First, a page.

Some publishers however have for years now threatened these reviewers
    to stop supplying them with future games if the game gets a less than favorable score. Of course no magazine or website will last if they comply to these demands as no one will trust them eventually.
    This also leaves gamers either to buy a game without a idea of quality
    or wait until the reviewers they trust get their hands on it and get a late review.
  • graill
    Dog eat dog, i agree, but i will go further and state (my opinion) that they (gearbox) knew what was going to be said and the backlash was so great they then seperated themselves. bad title leads to bad choices at the suit level, this is what happens when you do not have a subject matter expert on hand to shut the suits up and make them think before they release a game or make boneheaded choices like the pr firm did.
  • mobrocket
    the game is not horrible. for $30 it would be a good game

    once gearbox has it from day one, it will be a good game next time around...

    i think the PR guy was just a little pissed cus the reviews were too harsh... what did u expect from duke, i was tossed around from studio to studio and died many times before gearbox saved it
  • Burodsx
    And this is why I wait for word of mouth before purchasing a game...
  • tgoods44
    I, for one, don't really trust reviewers to begin with. I usually like to wait a week or so and see where the user scores on metacritic go. You have to think, especially for big titles, the people working at these magazines have had access to these games in screenshot form or playable form from a very early age and with that, I believe, it becomes hard to create an unbiased review.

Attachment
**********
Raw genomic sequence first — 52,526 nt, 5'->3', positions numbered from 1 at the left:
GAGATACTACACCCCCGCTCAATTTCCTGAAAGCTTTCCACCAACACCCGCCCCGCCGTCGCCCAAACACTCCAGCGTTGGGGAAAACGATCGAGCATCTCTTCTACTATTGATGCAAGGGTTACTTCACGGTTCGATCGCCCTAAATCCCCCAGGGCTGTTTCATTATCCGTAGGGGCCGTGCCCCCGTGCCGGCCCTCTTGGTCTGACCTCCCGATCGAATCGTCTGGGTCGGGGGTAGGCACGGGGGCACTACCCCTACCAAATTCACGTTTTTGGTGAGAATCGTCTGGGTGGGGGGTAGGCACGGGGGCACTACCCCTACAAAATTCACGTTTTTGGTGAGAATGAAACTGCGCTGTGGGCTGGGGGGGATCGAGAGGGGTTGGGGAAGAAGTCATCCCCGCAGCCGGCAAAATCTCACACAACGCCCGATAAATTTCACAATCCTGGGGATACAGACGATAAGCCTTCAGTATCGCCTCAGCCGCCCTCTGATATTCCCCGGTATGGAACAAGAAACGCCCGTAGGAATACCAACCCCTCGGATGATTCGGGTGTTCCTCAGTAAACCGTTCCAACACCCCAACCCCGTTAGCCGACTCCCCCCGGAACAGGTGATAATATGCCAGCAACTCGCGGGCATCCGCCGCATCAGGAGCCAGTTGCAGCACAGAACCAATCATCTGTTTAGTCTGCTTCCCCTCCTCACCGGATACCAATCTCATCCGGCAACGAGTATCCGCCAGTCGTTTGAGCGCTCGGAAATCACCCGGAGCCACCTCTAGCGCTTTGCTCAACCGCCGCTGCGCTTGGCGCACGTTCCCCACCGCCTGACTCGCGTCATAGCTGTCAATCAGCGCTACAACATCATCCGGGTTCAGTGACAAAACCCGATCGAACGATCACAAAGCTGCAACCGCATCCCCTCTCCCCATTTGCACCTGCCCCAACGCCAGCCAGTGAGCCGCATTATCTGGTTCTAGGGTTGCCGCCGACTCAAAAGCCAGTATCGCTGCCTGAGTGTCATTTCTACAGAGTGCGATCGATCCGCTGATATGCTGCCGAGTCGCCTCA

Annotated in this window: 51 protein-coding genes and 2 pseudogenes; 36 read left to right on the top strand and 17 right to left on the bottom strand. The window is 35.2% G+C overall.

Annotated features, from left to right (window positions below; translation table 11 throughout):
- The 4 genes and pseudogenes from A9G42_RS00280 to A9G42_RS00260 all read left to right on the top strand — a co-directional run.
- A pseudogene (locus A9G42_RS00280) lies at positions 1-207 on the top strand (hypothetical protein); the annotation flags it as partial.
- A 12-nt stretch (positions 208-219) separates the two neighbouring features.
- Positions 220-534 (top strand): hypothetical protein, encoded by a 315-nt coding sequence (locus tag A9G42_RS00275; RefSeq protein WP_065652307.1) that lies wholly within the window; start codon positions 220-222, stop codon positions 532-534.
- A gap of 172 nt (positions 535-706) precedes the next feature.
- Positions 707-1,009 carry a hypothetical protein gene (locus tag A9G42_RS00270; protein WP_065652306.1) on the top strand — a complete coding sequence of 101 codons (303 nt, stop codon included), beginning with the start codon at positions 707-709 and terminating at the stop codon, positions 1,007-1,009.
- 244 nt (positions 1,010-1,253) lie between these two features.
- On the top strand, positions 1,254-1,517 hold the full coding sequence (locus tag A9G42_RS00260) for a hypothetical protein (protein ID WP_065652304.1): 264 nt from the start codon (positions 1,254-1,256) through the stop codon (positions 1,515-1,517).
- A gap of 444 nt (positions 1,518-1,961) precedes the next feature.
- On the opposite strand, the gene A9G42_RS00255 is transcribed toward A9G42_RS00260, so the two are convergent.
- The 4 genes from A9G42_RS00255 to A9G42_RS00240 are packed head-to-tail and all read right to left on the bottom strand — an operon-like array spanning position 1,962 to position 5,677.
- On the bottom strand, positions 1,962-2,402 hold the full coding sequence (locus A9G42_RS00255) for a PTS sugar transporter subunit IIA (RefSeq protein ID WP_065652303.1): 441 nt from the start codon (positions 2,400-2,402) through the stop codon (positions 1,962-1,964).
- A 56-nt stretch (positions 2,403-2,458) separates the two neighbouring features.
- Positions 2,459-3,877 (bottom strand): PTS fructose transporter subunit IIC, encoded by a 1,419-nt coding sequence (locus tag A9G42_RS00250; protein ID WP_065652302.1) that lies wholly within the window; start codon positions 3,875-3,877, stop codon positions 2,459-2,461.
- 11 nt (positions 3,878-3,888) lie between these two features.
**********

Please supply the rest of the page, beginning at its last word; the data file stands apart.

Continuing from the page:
One of the most recent examples I can think of where I was totally tricked was Shogun 2. For some reason this game got really high reviews even though its common knowledge that the multiplayer campaign still %100 broken. How do you give a game that good review score when it doesn't even work. It is a good game, but not that good. The videos are cool but has nobody noticed that lack of maps? I don't want to play the same continental Japan over and over. Or the shallowness of the units? I mean c'mon I feel totally tricked on that one.

    That being said I was playing a lot of Duke Nukem Forever with my buddy today and I will say the game seems and feels like it was related to DN3D. The game doesn't seem to have too many bugs and some of the bosses and units are cool looking and original. The actual game play is mediocre and doesn't deserve high ratings. A 50 on the 360 though? cmon thats just reviewers feeling sad about just another game that doesn't live up to the hype. Welcome to this corporate gaming world where all these suits care about is money. This should be nothing new when you compare it to some of the stuff being "shoved" out lately. Even more disappointing is some of these games that get high reviews and then you buy them when they are boring, repetitive, and still in beta phase.
  • FloKid
    Somebody is trying to be Duke. But Duke doesn't try :)
  • i dont care
    i dont know sure duke 4 has flaws but over look the 3 flaws and you got a bad ass fun game
  • Trialsking
    mobrocketthe game is not horrible. for $30 it would be a good
    Try $19.99, and maybe it might be worth the price.
  • 4745454b
    Why are people judging it as a 14yr game? Do people really think someone sat for 14yrs and programmed it? The game engine was changed many times, it went through way more studios and review groups then any game should have. Old school game play? Serious? Of course it does!

    Duke doesn't really interest me, so I had no desire to buy the game. I do hope Gearbox keeps it and makes another, one that can show what duke can do. Anyone who thinks this game must be the ultimate in gaming because it was worked on for 14yrs is an idiot.